Global Daily – Can the ECB achieve shock and awe?

by: Nick Kounis

ECB View: Size of asset purchases is where there is room to surprise – The ECB has signalled strongly that it intends to announce a package of monetary easing measures at its September meeting. In this Daily Insight, we set out what we expect the ECB to announce relative to market and analyst expectations.

Rate cuts – We expect the ECB to cut all its policy rates by 10bp at the September meeting, followed by another 10bp step at the December meeting. Both moves are more than priced in by financial markets. Economists – according to the Bloomberg Poll – expect a 10bp cut in the deposit rate in September, but no change in December. For the ECB to surprise on the upside, it would need to cut policy rates by 20bp next month. However, it will likely be reluctant to do so. As it moves policy rates into unchartered territory, with uncertainty about the impact of more deeply negative rates on banks and the transmission mechanism, it may well decide to move in smaller steps. The last four ECB reductions in the deposit rate have each equalled 10bp, probably reflecting this reasoning.

Mitigating measures – The ECB is likely to announce measures to mitigate any adverse effects on the banking system of negative interest rates. The Governing Council explicitly mentioned a tiered deposit rate system in its July monetary policy statement and as such it looks likely to announce one. If a tiered deposit rate system is seen by investors as a framework that will facilitate a much more aggressive reduction in policy rates, it could further fuel expectations of rate cuts. However, we think ECB President Draghi might be cautious in his communication on this topic as a tiered deposit rate system alleviates only the direct cost of negative rates for banks. A key issue banks face is a squeeze of the margin between lending rates and retail deposit rates, and a tiered deposit rate system does not provide much relief on this front. Meanwhile, the ECB may decide to make the conditions for the TLTRO programme more generous, by reducing the lending rate (by removing the 10bp spread over the refi rate for the upper rate and 10bp spread over the deposit rate for the lower rate) and potentially increasing the maturity of the loans.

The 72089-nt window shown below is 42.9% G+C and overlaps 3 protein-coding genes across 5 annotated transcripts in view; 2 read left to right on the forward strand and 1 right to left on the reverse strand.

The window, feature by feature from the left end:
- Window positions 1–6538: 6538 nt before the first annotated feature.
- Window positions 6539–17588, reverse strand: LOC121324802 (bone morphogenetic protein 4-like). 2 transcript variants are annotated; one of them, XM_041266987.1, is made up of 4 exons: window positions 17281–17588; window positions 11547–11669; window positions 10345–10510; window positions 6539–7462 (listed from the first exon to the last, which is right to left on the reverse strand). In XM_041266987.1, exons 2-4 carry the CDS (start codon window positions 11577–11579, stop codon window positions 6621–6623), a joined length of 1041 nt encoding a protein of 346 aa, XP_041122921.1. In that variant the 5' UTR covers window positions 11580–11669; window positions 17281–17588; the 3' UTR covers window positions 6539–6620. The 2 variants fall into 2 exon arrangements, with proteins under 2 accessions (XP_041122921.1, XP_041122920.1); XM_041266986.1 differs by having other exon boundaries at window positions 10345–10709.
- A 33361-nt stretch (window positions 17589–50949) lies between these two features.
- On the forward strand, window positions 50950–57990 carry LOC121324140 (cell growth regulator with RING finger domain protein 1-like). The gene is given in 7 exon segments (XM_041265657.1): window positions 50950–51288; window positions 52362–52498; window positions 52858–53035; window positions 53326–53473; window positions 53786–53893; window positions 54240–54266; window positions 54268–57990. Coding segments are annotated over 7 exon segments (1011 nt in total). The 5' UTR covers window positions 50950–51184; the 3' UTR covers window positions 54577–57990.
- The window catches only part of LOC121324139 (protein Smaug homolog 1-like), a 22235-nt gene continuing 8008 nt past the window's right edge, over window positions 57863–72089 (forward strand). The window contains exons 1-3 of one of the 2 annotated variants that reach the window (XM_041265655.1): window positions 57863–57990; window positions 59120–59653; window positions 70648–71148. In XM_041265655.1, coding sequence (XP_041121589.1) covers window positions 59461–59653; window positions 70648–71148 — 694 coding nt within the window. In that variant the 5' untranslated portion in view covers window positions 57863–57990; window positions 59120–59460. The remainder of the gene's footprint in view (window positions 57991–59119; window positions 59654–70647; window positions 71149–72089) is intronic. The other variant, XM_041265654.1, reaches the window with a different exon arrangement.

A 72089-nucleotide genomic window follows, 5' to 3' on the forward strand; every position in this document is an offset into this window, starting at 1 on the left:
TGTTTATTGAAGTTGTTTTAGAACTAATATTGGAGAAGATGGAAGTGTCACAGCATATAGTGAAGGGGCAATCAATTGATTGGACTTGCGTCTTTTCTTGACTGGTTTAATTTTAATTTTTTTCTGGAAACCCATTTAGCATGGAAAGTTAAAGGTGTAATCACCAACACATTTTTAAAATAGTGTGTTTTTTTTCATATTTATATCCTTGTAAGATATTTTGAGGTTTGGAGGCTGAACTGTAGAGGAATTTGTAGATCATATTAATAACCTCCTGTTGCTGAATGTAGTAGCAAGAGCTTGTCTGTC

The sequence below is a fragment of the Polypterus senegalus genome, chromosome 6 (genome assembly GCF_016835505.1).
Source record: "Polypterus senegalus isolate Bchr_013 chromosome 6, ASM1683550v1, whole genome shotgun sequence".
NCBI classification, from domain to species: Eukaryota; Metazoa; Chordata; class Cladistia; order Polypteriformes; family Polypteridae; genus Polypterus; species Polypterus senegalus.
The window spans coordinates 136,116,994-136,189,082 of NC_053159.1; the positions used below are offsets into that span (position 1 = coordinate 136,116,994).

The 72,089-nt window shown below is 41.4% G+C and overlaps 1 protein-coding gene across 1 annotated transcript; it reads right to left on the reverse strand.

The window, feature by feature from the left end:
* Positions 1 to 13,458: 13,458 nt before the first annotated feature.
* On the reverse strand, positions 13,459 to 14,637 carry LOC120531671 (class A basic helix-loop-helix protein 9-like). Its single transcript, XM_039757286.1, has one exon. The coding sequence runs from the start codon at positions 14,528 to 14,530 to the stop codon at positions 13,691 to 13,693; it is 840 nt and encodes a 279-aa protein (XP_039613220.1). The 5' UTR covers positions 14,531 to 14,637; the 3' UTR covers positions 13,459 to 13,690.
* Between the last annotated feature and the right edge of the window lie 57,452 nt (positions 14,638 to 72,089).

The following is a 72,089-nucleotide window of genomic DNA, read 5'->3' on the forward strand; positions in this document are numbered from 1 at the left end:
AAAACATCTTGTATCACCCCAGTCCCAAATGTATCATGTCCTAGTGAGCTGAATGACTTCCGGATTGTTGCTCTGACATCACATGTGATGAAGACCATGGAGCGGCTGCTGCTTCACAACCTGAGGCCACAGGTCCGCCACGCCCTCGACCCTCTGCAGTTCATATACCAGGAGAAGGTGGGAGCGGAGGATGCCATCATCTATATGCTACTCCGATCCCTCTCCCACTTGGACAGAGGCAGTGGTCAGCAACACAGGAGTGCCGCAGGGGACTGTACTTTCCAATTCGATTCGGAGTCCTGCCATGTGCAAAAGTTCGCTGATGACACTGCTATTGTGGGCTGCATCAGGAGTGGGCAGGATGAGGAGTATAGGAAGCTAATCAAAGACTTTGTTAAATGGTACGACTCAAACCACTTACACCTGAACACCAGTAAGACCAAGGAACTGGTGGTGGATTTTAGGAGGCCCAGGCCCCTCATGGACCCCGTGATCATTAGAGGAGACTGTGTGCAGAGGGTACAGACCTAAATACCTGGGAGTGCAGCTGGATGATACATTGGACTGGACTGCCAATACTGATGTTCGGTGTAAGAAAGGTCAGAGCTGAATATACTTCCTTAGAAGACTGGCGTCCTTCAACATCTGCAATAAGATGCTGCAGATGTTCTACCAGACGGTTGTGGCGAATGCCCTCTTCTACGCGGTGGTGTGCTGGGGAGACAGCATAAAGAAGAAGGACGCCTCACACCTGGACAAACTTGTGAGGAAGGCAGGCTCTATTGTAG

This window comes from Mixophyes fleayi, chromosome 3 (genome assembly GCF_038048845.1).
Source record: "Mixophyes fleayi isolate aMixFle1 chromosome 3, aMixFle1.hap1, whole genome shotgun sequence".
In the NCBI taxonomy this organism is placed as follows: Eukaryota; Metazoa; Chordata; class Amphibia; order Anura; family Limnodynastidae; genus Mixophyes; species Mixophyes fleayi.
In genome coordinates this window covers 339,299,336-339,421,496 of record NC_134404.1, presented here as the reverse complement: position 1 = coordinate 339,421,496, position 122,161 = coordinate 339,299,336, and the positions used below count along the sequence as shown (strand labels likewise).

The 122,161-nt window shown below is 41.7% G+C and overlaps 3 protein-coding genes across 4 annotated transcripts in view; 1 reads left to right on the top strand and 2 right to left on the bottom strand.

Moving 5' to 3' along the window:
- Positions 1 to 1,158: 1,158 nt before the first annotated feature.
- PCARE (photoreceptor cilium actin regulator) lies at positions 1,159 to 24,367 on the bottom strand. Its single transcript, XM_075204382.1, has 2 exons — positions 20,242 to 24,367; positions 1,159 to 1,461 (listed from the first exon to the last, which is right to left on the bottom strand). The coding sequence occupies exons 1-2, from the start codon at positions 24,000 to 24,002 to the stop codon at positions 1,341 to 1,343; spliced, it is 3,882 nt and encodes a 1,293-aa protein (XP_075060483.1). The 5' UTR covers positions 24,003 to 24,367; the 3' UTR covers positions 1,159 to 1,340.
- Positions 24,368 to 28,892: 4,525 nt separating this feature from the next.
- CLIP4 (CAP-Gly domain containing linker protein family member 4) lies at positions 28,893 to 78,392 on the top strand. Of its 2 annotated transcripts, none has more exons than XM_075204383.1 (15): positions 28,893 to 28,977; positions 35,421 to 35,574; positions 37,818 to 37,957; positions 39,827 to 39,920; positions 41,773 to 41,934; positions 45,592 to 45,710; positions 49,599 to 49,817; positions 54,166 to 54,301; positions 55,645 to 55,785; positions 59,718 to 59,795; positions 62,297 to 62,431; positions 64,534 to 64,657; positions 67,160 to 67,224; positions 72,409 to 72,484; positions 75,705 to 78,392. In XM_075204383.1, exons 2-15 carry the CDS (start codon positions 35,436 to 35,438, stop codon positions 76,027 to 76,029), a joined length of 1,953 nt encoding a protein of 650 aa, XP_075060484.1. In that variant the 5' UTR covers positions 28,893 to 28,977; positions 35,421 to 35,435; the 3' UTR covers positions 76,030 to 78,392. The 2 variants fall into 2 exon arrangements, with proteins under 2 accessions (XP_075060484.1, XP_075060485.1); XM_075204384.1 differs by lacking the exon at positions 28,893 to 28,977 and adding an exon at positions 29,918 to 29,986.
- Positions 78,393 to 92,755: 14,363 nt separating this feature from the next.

Net asset purchases – We expect the ECB to announce a EUR 70bn per month programme running for a year from October 2019 onwards. It could signal a higher share of corporate bond purchases and agency and regional bond buys than in its first programme (the latter by raising the issue(r) limit for these securities). We think this is the main area where the ECB could surprise market expectations and achieve some degree of ‘shock and awe’. The consensus of the latest Bloomberg survey of economists is a smaller programme of EUR 40bn per month running for 12-months.

Forward guidance – Following the 10bp deposit rate cut, we think the ECB will continue to signal that its key policy rates could be cut further through its forward guidance. In addition, given the re-start of net asset purchases, it could once again link the horizon to the period of QE. So the Governing Council could state that it expects the key ECB interest rates ‘to remain at their present or lower levels well past the horizon of net asset purchases, and in any case for as long as necessary to ensure the continued sustained convergence of inflation to our aim over the medium term’.  This would signal interest rates would remain on hold or lower at least until early 2021. The current guidance is the first half of 2020. Despite the extension, markets already expect the ECB to cut rates and keep them low through 2021, so it would unlike fuel a reduction in market rate expectations.

Review of inflation aim –  The ECB has signalled that it has started discussing possible changes to its inflation aim. One possibility is that it announces the start of a formal review. We do not expect such an announcement at this stage. We think it is something that ECB President Mario Draghi will leave to his successor. (Nick Kounis)